Ivan Morris Column - Sibling rivalry spurred Chloe

Limerick Leader golf columnist Ivan Morris
MY passion for golf did not develop in quite the same way as the 21-years old, Castletroy member, Chloe Ryan’s did but I can empathize with her burning desire to gain the upper hand in a sporting sense on a younger, equally competitive, sibling.

MY passion for golf did not develop in quite the same way as the 21-years old, Castletroy member, Chloe Ryan’s did but I can empathize with her burning desire to gain the upper hand in a sporting sense on a younger, equally competitive, sibling.

Chloe only took up golf because her younger by three years sister, Eimear, displaced her on their school’s senior cup hockey team.

“I could not bear the humiliation of Eimear taking my place and then to make matters worse she was selected for Munster and I wasn’t!

“I immediately abandoned hockey and instead accompanied my Dad (Ger) to Ballykisteen the very next day where I met Arthur Pierse, the former Walker Cup player from Tipperary Golf Club.

“Arthur was at the Driving Range coaching a group of juniors but when he spotted me taking wild, swipes at the ball. He came over, introduced himself and said that I was very strong and had very fast hands.”

“You’ll be very good at golf in no time if you learn the basics!,” he said.

“That was precisely the kind of encouragement I needed and in no time at all I was addicted.

“I loved winning at golf especially if there was a nice prize involved and it wasn’t long before I began reducing my handicap under the tutelage of Arthur, who is still my principal golf coach today.

“Of course, as my handicap came down winning became more difficult and now it is a very rare event because I play the vast majority of my golf overseas against the best women players in the world.

Meanwhile, Eimear has stuck with the hockey and was on the Irish Under-16s Squad.”

Chloe’s perfectionist nature is reflected in her huge workload. Her schedule for the season ahead would make you want to lie down just thinking about it.

April - French u21 amateur (Saint Cloud) 2nd-6th

Scottish ladies amateur open (Royal Troon) 24th-26th

May - Irish Ladies open (Dun Laoghaire) 23rd-24rd

St Rule Trophy St. Andrew’s Scotland) 30th-31st

June -British Women’s amateur open (Portstewart) 9th-13th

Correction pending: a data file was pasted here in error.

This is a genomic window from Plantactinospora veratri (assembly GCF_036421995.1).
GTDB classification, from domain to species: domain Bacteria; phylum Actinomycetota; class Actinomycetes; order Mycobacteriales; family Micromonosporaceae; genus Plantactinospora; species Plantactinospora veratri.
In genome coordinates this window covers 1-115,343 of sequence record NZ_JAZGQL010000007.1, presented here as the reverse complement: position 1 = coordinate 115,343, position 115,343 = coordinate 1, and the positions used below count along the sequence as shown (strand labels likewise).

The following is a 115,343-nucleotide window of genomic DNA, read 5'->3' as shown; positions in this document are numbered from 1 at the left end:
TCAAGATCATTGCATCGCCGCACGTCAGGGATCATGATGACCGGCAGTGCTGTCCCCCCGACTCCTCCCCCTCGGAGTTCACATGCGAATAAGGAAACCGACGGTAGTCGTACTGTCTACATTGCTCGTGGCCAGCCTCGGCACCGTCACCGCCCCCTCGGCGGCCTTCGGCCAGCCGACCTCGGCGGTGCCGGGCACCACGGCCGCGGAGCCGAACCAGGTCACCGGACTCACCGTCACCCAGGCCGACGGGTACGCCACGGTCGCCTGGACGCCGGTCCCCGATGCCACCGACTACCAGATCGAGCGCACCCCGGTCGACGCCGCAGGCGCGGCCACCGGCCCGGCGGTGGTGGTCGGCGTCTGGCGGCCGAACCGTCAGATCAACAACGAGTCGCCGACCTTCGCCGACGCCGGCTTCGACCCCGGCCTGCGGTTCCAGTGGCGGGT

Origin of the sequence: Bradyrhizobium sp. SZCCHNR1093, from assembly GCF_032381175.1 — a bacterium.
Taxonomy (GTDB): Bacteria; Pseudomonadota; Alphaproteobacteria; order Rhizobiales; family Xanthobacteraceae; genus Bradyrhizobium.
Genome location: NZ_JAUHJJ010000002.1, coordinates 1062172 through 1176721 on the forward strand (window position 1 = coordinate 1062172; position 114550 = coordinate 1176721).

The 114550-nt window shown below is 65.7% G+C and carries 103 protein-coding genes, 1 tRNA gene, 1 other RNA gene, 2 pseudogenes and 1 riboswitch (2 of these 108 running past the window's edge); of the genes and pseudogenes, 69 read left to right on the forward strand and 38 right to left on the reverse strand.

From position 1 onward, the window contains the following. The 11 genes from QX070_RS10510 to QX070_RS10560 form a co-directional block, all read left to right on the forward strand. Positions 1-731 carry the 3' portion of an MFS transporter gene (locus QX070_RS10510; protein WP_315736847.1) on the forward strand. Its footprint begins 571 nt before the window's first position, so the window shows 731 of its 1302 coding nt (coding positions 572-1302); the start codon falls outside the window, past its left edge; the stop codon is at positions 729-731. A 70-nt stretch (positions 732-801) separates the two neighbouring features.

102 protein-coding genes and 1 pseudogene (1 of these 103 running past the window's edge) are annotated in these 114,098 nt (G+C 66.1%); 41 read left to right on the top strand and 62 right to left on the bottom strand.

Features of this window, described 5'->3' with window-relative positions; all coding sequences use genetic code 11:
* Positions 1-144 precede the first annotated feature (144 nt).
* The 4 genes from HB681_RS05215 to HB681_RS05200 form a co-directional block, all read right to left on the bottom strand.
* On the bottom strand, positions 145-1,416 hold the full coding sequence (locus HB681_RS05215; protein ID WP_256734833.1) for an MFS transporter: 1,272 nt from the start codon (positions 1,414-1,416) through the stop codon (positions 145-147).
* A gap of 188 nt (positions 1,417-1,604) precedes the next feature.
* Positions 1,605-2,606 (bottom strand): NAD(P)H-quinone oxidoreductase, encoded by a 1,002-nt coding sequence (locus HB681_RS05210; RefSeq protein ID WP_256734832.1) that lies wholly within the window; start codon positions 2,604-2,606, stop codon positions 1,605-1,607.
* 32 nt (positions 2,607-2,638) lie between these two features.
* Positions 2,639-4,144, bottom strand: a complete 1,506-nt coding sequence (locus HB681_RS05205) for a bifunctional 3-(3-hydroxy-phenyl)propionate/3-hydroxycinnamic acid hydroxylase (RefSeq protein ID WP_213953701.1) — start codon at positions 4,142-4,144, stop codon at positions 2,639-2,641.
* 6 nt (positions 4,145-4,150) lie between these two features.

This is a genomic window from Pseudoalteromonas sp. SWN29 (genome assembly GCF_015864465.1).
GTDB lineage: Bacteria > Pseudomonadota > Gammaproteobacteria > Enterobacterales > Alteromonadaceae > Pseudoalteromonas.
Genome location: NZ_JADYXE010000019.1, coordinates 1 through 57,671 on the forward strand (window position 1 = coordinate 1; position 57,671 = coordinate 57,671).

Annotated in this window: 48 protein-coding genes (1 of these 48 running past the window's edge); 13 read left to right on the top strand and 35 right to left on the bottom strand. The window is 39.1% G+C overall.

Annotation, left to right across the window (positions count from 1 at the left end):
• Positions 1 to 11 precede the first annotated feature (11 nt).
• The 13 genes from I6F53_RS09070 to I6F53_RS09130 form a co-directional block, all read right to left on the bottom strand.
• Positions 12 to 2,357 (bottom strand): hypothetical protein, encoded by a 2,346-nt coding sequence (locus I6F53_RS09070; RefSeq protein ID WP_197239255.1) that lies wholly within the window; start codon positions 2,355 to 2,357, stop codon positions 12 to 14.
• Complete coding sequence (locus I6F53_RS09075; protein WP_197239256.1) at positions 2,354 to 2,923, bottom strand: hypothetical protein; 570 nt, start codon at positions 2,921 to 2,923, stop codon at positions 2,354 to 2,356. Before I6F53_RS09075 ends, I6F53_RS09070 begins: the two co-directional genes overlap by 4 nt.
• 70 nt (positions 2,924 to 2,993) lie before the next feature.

Irish Ladies close (Rosapenna) 20th-23rd

July - European Team Championships (Denmark) 7th-11th

European Individual (Austria) 22nd-25th

August - English Women’s Open 4th-6th

British Open Strokeplay 19th-21st

Ulster Women’s Open (Lisburn) 26th-28th

September - Ladies Home Internationals (Royal Wimbledon) 9th-11th

While busy with her Law Degree Studies at UCD, Chloe has managed to play golf in 16-different countries. This summer, on completion of her third year at University she is planning to take a year off to concentrate solely on golf with a view to playing her way onto the Great Britain and Ireland Curtis Cup team that will play the USA at Dun Laoghaire Golf Club in County Dublin in June 2016. It’s ironic that Chloe’s favourite place to play golf is the USA but if she makes the team the matches will be held in Ireland.

To win her place, Chloe will have to pass a lot of players that are ahead of her in the World Amateur Rankings - something that doesn’t faze her one little bit. At the moment, Chloe lies 464th in the World with 29 GB&I golfers above her including six from Ireland. That’s the bad news. The good news is that one big win can change that situation rapidly; not a lot separates the contenders once you go below the top two or three.

Now for a few reluctantly revealed personal anecdotes: Chloe’s favourite course is Royal County Down. The best golfer she has ever played with is Arthur Pierse, which may sound ‘diplomatic’ but everyone in golf acknowledges that Arthur was one of Ireland’s best amateur golfers in the past 40-years.

Her favourite golfer is Rory McIlroy, whom she has met. “He’s quite small but very pleasant,” she says.

Her all-time, sporting hero is Paul O’Connell and she is a fanatical follower of the Munster rugby team but I wonder what Paul would think of the little ‘punishments’ that take place when Chloe represents her province? If Chloe loses a match she has to wear a Connacht, Leinster or Ulster rugby jersey to dinner that evening.

“Wearing the Ulster uniform is bad enough but wearing that blue Leinster outfit gives me the creeps,” she says with a big smile.

“It’s a big motivator to have the chance to see one of the other girls wearing my beloved, red of Munster,” she says. Representative golf may be hard work and serious at times but it is good to see the girls having playful fun behind the scenes.

Eventually, the long-hitting, Chloe hopes to be good enough to turn professional and join Stephanie Meadow in the USA but she acknowledges she must become a lot better before even thinking of attempting that big move.

Words of the Wise

In a recent survey of 24 PGA Tour players, 18 said they didn’t think about anything at all during their swing. Those that did have swing thoughts said it was either: to focus on a spot a few inches in front of the ball to encourage swinging through, or a thought to keep tempo slow. NONE of them said they had ANY technical thoughts about their swing.